2018 will mark the first holidays season when Canadians will celebrate recreational cannabis legalization, a holiday unto itself. There are a myriad of ways to blend the gift-giving warmth of the holidays with your passion for cannabis, whether you’re a newcomer or an old hat enjoying the sticky green leaf.
Holiday parties may shine with a different kind of polish if cannabis is involved. At many Canadian parties around Christmas, you might not only find ugly sweaters and eggnog cartons but also a joint circle or two. It’s always recommended to bring your own cannabis to the party, so you refrain from mooching off others. Also, be sure you toke responsibly and don’t drive while high.
Speaking of BYOC, you can also bring your own edibles to that holiday party. Christmas cookies can get a lot more interesting if you make them with cannabis butter. You don’t have to limit your culinary creativity to the usual suspects; we’ve heard of cannabis edibles such as chocolate cake, Rice Krispies squares, hot sauce, olive oil-topped pasta and even cotton candy.
Holiday traditions can get their own cannabis spin, such as an advent calendar available in three options: flowers only, edibles only or a combination of both.1 There is also the Christmas sweater you can order online emblazoned with the words GET LIT with the image of a Christmas tree underneath the text.2 Other cannabis-themed artwork can be found on sites such as Etsy, which lists gift ideas ranging from “cannabis wall clocks” to cannabis-leaf earrings.3
As you would expect, several companies have created cannabis-themed wrapping paper if you truly want to go full cannabis-friendly décor.4
The holiday season means family time which translates to those dinner-table conversations where you might want to divulge something you have been keeping in the closet. Literally. Like your cannabis stash. Being open with parents or partners about why you enjoy recreational or medical cannabis could raise more than one pair of eyebrows, but keeping that part of your lifestyle secret can do more damage than good.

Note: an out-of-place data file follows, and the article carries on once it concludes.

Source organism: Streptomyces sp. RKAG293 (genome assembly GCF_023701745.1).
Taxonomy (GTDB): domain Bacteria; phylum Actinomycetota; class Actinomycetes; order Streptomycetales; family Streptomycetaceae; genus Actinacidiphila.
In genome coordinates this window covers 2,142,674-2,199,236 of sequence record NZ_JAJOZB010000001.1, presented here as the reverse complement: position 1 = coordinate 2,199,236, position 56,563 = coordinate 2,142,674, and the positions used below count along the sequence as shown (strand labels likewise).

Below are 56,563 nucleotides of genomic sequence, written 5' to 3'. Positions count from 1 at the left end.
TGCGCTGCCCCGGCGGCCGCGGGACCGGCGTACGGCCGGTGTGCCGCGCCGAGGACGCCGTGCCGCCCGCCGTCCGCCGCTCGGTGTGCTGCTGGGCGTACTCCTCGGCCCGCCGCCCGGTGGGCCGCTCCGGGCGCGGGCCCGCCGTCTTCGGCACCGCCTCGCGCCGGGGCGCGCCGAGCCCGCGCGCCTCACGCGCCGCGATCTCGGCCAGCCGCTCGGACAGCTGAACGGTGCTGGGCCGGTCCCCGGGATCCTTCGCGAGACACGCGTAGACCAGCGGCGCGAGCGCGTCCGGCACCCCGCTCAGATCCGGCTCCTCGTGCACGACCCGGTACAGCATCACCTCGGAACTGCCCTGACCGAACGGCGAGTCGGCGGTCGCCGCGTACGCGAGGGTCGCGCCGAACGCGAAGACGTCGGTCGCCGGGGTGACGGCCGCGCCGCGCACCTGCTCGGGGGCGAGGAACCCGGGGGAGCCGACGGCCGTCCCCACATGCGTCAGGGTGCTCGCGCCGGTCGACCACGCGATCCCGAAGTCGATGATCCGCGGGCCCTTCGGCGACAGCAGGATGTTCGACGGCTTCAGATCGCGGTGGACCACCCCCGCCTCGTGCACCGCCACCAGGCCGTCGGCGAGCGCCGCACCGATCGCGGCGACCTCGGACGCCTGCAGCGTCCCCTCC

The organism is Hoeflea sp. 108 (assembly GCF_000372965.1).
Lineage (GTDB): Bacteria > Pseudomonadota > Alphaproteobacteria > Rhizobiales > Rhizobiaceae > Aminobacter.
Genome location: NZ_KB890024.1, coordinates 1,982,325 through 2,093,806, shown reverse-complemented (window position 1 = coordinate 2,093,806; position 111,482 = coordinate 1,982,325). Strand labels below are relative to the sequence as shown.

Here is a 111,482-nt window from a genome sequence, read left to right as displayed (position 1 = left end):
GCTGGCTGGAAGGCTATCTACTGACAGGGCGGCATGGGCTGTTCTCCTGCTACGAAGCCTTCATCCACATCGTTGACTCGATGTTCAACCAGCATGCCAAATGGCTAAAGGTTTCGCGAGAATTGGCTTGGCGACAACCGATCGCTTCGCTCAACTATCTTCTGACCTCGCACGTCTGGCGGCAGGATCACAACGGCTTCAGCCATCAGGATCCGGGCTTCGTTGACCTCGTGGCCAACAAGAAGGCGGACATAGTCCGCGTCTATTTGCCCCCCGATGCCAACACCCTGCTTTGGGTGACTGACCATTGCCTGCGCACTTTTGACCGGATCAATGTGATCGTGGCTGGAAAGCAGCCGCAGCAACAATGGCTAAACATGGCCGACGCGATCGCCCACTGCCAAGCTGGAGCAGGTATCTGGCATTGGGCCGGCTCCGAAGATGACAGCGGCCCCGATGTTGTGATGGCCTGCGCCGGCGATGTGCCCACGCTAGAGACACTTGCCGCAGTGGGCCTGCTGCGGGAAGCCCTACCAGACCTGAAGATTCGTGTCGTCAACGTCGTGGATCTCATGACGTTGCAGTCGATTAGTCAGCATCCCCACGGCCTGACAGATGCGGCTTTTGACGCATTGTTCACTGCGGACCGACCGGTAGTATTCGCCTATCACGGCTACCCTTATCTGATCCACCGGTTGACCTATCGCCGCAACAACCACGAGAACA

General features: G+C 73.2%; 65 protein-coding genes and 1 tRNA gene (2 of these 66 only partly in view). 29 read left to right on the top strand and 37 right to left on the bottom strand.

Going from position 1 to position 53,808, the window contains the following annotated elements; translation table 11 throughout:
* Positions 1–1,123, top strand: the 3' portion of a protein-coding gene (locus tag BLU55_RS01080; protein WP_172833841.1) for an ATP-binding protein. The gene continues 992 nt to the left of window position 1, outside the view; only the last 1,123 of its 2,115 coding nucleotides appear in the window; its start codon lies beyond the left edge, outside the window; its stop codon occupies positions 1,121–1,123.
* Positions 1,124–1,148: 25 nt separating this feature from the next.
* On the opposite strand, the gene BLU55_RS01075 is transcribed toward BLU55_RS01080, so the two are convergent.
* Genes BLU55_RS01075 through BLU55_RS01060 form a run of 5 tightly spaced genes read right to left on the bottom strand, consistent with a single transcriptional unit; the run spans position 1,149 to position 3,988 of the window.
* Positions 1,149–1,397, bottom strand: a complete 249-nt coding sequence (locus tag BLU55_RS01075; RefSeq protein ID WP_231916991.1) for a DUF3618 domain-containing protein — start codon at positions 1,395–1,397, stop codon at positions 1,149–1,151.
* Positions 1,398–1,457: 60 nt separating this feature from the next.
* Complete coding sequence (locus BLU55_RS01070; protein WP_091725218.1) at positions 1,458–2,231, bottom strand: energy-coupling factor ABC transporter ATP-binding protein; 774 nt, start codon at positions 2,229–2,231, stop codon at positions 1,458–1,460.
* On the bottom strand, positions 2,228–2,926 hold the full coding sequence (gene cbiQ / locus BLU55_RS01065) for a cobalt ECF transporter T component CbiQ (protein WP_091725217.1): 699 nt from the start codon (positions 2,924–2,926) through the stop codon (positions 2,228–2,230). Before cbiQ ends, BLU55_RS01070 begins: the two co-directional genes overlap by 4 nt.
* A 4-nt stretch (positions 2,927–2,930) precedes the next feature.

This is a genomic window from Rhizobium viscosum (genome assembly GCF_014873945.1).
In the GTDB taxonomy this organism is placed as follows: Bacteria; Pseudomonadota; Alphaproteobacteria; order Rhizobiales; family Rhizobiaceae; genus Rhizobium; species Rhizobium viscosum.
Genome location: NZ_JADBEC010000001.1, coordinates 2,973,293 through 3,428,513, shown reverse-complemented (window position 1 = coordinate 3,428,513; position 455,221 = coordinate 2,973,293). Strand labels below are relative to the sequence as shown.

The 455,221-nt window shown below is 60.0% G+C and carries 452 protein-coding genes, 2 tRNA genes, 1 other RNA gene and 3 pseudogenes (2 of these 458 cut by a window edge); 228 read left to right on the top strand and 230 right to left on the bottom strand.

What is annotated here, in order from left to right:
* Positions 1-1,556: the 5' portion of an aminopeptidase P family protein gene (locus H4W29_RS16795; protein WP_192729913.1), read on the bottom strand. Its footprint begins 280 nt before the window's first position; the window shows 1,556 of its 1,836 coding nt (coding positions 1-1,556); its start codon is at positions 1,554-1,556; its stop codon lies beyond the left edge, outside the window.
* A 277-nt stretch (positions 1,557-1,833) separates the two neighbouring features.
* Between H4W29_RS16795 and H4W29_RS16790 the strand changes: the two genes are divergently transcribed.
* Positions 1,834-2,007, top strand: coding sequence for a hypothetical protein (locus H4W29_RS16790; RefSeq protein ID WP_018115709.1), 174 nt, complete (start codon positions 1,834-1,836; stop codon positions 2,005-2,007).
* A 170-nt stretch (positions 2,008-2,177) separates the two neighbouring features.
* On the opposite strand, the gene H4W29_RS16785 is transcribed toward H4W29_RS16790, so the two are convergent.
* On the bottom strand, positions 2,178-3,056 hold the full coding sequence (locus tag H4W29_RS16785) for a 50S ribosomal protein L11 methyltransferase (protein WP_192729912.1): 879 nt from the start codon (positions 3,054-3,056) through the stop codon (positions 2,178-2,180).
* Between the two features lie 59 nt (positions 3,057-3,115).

After all, those unaware of what cannabis truly is and how it affects body and mind may only rely on biased information. But in person, during the festive atmosphere of the holidays, you can share some insight and evidence on cannabis’s therapeutic value and history of use. It might not be Christmas music to everyone’s ears but if you’re armed with accurate information and cogent theories on why cannabis works for you, it will be hard for your family to ignore such honesty.
Then there’s New Year’s Eve. If the booze is flowing at your party, we recommend being cautious about mixing cannabis and alcohol, since the effects of both can be exacerbated by the other. With police RIDE programs we also suggest leaving your car at home and taking a cab if you want to spark that joint just as the ball drops.
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